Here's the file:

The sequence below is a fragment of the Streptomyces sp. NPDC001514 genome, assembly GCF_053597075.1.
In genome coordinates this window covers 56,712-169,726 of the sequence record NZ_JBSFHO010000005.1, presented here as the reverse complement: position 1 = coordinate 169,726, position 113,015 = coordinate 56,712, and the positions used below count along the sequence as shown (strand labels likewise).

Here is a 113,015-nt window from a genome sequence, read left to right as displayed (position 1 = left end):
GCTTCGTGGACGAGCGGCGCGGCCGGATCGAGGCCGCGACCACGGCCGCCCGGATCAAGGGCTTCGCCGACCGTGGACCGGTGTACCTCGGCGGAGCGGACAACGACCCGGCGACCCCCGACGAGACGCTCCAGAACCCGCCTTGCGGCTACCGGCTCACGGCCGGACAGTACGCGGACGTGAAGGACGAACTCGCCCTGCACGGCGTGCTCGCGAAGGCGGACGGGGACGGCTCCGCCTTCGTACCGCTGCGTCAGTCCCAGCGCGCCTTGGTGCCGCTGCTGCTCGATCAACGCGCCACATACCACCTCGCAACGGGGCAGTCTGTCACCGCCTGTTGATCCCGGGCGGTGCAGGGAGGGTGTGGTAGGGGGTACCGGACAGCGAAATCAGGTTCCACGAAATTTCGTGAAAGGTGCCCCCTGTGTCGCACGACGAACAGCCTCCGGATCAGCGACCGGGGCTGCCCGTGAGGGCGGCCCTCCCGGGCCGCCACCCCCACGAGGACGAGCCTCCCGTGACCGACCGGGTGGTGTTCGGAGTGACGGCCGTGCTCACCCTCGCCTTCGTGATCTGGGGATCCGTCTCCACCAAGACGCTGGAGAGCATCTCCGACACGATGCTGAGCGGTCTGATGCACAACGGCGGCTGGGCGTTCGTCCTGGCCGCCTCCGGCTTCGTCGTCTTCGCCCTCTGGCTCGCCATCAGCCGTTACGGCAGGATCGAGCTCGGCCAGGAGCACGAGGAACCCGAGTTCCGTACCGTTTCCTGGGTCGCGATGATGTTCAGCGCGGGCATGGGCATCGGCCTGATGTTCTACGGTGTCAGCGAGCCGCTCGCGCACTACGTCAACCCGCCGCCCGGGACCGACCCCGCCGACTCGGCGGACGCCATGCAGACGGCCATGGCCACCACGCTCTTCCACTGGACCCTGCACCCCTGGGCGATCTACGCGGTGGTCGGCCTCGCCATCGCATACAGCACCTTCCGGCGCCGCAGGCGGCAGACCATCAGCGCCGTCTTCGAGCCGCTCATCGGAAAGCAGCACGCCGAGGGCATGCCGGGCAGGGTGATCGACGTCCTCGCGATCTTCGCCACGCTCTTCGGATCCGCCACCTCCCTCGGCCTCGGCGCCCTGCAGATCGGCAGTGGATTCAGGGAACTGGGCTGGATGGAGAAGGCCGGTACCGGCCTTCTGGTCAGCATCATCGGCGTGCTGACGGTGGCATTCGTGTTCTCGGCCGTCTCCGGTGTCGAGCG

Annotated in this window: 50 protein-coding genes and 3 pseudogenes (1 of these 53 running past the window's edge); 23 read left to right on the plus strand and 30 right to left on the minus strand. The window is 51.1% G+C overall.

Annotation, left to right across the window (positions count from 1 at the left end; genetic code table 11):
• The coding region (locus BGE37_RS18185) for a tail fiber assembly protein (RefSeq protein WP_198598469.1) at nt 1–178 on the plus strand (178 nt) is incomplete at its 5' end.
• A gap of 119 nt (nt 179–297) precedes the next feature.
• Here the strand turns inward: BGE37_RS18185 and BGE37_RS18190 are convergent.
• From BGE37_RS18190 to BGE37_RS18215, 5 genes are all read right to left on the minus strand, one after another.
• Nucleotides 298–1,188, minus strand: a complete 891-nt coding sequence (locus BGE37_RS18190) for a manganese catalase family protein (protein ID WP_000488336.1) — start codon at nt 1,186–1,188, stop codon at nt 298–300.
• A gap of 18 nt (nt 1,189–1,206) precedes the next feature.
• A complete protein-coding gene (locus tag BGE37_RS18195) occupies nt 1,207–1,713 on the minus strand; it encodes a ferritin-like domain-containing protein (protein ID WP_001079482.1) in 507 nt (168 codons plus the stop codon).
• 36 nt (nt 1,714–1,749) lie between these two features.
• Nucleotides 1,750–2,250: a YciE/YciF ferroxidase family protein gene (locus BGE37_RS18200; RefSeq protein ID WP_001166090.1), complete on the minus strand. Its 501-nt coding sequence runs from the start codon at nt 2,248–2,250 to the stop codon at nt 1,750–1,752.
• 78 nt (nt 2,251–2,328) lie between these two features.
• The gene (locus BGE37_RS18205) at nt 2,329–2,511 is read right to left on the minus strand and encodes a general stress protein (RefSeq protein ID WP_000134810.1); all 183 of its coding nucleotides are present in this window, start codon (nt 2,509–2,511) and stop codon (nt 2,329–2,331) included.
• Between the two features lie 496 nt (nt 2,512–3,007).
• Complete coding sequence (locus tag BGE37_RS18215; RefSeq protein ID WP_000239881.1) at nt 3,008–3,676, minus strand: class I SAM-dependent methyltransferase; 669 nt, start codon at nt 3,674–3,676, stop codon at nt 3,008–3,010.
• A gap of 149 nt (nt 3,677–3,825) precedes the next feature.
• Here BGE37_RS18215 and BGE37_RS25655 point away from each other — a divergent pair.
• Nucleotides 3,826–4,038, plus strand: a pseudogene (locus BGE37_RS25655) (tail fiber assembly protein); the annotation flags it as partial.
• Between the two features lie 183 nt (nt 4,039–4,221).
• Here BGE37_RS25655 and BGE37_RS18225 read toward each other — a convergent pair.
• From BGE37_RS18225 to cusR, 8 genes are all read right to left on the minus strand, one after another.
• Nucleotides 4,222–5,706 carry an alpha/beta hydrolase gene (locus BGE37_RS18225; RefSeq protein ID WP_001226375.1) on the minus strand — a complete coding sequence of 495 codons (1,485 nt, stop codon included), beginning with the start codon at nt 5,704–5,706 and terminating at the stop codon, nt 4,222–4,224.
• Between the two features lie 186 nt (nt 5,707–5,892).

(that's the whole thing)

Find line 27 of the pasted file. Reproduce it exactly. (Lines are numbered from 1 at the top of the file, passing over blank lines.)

• Between the two features lie 186 nt (nt 5,707–5,892).